This section is from the book "The Gardener's Monthly And Horticulturist V20", by Thomas Meehan. See also: Four-Season Harvest: Organic Vegetables from Your Home Garden All Year Long.
Recently a correspondent inquired whether there was any difference between these two, and a correspondent we have gives further information. It is singular that lumbermen often find differences, though botanists fail to see distinctions. We are often told of yellow and white Poplar among the Liri-odendrons, but botanists see no differences. Something similar exists among some English timber trees. At a recent meeting of the Royal Horticultural Society Dr. Hogg showed a very interesting series of varieties of Horn beam, Birch and Hazel, known to the woodmen of Sussex,but apparently overlooked by botanists. The color of the bark was different, the habit also, while for practical purposes the distinctions were even more important as variation in the degree of brittleness, toughness, etc, accompany the differences in color. The specimens exhibited were white and red Hazel, white and red Birch, white and red Hornbeam. The Hornbeam is called in the Weald of Sussex the Beech, and the red variety the Husbeech. The true Beech (Fagus) is distinguished as the"Timber Beech." The laborers never use the red Hornbeam or Husbeech for withes because of its brittleness.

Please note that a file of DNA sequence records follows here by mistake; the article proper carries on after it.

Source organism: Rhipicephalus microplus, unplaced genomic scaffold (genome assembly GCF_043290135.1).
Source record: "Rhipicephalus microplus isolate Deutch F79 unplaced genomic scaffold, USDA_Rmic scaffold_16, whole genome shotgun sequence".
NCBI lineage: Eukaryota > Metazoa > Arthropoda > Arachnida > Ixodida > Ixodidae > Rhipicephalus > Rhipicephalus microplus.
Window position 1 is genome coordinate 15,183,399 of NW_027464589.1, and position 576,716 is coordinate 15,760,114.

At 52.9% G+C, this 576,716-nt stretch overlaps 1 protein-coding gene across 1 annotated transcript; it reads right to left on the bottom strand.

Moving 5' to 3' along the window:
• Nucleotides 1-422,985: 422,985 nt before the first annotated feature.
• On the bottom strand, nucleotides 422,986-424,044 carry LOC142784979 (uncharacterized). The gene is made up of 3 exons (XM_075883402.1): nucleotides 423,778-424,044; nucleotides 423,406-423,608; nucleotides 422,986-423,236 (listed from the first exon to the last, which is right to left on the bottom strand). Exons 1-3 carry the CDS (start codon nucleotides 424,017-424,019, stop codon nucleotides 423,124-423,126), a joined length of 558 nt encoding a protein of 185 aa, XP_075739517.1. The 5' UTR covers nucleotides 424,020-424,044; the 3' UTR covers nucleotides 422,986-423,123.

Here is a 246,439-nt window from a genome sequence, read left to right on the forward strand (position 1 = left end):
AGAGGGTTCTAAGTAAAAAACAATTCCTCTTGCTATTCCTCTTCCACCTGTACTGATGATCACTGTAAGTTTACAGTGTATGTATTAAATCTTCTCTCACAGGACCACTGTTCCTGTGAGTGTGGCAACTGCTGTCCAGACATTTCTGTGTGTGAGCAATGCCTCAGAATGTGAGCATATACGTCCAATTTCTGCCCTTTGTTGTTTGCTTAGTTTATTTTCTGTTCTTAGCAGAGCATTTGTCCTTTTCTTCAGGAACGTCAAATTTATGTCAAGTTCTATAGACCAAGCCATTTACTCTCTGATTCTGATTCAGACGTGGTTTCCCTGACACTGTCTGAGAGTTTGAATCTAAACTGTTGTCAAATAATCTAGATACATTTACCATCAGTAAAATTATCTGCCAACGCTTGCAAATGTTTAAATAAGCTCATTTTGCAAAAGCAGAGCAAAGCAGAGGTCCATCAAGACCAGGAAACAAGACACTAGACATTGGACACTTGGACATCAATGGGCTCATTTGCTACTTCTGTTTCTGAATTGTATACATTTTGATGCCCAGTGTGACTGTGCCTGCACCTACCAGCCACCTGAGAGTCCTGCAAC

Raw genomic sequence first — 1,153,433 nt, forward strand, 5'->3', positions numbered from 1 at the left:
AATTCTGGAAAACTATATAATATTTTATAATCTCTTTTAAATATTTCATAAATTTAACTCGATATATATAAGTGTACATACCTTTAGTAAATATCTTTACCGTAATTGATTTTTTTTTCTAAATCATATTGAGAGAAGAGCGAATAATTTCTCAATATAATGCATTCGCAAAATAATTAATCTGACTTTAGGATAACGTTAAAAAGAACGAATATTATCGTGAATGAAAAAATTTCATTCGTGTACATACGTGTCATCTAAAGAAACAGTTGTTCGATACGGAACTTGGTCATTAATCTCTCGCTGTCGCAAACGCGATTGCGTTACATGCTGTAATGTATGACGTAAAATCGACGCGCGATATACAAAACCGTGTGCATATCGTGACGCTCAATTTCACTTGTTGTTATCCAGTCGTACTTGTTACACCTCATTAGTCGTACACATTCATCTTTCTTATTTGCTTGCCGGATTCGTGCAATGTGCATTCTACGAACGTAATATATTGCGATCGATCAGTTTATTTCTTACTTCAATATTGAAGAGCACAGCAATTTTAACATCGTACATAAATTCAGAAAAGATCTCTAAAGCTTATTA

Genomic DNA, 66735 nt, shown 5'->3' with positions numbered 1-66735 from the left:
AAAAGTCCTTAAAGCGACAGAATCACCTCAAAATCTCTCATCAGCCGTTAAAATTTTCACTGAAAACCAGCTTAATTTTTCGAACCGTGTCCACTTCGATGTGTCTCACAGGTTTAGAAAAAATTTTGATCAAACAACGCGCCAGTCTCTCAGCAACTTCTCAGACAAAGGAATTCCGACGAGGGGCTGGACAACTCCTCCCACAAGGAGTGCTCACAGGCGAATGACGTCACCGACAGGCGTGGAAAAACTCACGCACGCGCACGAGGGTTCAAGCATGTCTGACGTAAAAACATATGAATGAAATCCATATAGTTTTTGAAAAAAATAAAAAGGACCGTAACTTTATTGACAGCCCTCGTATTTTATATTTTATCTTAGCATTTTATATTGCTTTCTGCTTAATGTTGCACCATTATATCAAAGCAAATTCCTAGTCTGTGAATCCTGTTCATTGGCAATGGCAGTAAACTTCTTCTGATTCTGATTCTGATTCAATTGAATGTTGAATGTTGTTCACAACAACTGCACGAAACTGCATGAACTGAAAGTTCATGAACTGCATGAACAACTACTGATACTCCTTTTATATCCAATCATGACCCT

Dr. Hogg also showed twigs of Willow with galls produced by a species of cecidomyia.